Dec. 4 (Bloomberg) -- The U.K.’s finance regulator expects more than 900 reports this year from the industry about suspicious trading, nearly triple the amount in 2009.
The Financial Services Authority doesn’t interpret this as a sign that more market abuse such as insider trading is occurring, said Jamie Symington, the watchdog’s head of wholesale enforcement.
“Rather we think our messaging around the requirement for and importance of market participants submitting STRs is hitting home,” Symington said at a conference in London today, referring to so-called suspicious trade reports.
The FSA’s enforcement division has spent the last four years improving its capacity to combat financial crime. It won convictions against ten people for insider trading this year, the highest ever in England. The regulator has convicted a total of 21 people for the crime since beginning to prosecute it in 2009.
Symington cited a case where a hedge fund’s former compliance officer and a trader at JPMorgan Chase & Co.’s Cazenove unit were fined this year for not reporting a “suspicious order” to the regulator. This came after the fund, Greenlight Capital Inc., sold 11.65 million shares in Punch Taverns Plc. Several days later, Punch announced plans to raise 375 million pounds ($604 million).
Greenlight and its chairman, David Einhorn, were fined 7.2 million pounds in January for trading on inside information about the planned equity sale.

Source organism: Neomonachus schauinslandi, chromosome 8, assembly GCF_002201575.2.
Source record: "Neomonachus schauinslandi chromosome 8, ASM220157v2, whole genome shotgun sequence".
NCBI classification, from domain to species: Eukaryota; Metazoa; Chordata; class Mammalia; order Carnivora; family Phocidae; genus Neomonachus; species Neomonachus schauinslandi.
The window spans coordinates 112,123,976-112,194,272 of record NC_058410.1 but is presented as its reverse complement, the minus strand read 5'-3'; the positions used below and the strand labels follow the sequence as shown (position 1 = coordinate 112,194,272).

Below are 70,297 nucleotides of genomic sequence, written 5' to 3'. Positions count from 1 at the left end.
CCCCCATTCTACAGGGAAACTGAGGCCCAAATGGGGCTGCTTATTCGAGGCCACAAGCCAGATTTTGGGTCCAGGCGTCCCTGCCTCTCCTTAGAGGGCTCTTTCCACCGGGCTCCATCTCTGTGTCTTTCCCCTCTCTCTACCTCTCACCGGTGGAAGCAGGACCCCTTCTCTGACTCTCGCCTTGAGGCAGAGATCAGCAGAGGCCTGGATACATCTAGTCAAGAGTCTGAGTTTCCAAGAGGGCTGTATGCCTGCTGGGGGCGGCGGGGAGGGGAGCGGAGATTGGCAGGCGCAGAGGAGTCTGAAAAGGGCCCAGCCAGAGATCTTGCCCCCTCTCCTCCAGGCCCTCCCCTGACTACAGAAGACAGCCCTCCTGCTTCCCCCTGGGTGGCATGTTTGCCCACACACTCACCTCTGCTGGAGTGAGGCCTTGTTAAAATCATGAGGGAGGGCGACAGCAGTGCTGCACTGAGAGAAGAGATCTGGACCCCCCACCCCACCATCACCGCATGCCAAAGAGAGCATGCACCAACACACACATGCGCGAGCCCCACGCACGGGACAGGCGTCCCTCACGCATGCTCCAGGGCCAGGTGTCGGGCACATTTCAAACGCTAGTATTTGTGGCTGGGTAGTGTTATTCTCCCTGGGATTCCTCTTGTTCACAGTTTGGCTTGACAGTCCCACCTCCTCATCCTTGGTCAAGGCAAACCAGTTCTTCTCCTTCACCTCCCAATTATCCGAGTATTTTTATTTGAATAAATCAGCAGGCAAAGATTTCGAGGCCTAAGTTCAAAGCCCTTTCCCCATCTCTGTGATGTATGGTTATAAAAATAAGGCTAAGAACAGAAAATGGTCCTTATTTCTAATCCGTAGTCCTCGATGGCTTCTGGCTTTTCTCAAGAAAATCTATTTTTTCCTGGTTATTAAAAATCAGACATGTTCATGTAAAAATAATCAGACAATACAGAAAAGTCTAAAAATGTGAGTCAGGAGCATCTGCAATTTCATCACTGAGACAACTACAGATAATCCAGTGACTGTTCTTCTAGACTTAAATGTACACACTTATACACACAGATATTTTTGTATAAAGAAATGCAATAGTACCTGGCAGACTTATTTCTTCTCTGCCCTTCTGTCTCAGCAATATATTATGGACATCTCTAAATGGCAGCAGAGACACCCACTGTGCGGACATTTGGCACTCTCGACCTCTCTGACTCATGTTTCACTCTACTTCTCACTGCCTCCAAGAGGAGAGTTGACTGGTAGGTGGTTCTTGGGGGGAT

The FSA’s “market cleanliness” measure that aims to gauge insider trading in London equity markets was about 20 percent for 2011, down from some 30 percent in 2009. The regulator calculates the figure by analyzing share price movements in the two day period prior to regulatory announcements and identifying abnormal moves, Symington said.
“We are expecting to see a continuation of that trend, although final data is not yet available,” he said. “It remains too early to draw any firm conclusions from this and the data and methodology has clear weaknesses.”
The regulator has “further automated and enhanced” its review of the transaction data it collects and bought software designed to improve its detection of market abuse, Symington said.
Still, the FSA is seeing more challenges in detecting market abuse because it regulates numerous asset classes where manipulation is possible, such as derivatives, he said.
“There has been a fragmentation of the markets,” Symington said. “The increased use of algorithmic trading and high-frequency trading has made manipulation on very small price movement potentially profitable.”
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